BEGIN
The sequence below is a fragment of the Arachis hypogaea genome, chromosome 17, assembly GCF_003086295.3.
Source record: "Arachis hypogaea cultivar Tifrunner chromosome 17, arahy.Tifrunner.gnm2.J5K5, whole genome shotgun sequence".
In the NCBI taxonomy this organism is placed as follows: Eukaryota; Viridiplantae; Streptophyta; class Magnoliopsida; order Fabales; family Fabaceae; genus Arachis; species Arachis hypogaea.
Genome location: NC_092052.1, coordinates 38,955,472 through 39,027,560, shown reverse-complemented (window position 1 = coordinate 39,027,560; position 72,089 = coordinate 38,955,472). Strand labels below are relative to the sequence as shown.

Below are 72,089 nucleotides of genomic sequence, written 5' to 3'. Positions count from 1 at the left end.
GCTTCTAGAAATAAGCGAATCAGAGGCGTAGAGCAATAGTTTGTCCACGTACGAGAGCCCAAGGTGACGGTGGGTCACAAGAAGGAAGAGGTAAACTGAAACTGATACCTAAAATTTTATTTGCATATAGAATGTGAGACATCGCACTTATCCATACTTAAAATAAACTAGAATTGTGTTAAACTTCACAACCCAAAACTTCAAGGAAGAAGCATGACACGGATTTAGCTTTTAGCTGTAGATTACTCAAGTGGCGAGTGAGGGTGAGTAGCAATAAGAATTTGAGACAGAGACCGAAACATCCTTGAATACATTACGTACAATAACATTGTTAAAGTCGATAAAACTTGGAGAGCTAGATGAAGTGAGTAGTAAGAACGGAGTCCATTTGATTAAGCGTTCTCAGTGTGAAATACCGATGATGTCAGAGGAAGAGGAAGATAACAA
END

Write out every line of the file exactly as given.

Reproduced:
The sequence below is a fragment of the Arachis hypogaea genome, chromosome 17, assembly GCF_003086295.3.
Source record: "Arachis hypogaea cultivar Tifrunner chromosome 17, arahy.Tifrunner.gnm2.J5K5, whole genome shotgun sequence".
In the NCBI taxonomy this organism is placed as follows: Eukaryota; Viridiplantae; Streptophyta; class Magnoliopsida; order Fabales; family Fabaceae; genus Arachis; species Arachis hypogaea.
Genome location: NC_092052.1, coordinates 38,955,472 through 39,027,560, shown reverse-complemented (window position 1 = coordinate 39,027,560; position 72,089 = coordinate 38,955,472). Strand labels below are relative to the sequence as shown.

Below are 72,089 nucleotides of genomic sequence, written 5' to 3'. Positions count from 1 at the left end.
GCTTCTAGAAATAAGCGAATCAGAGGCGTAGAGCAATAGTTTGTCCACGTACGAGAGCCCAAGGTGACGGTGGGTCACAAGAAGGAAGAGGTAAACTGAAACTGATACCTAAAATTTTATTTGCATATAGAATGTGAGACATCGCACTTATCCATACTTAAAATAAACTAGAATTGTGTTAAACTTCACAACCCAAAACTTCAAGGAAGAAGCATGACACGGATTTAGCTTTTAGCTGTAGATTACTCAAGTGGCGAGTGAGGGTGAGTAGCAATAAGAATTTGAGACAGAGACCGAAACATCCTTGAATACATTACGTACAATAACATTGTTAAAGTCGATAAAACTTGGAGAGCTAGATGAAGTGAGTAGTAAGAACGGAGTCCATTTGATTAAGCGTTCTCAGTGTGAAATACCGATGATGTCAGAGGAAGAGGAAGATAACAA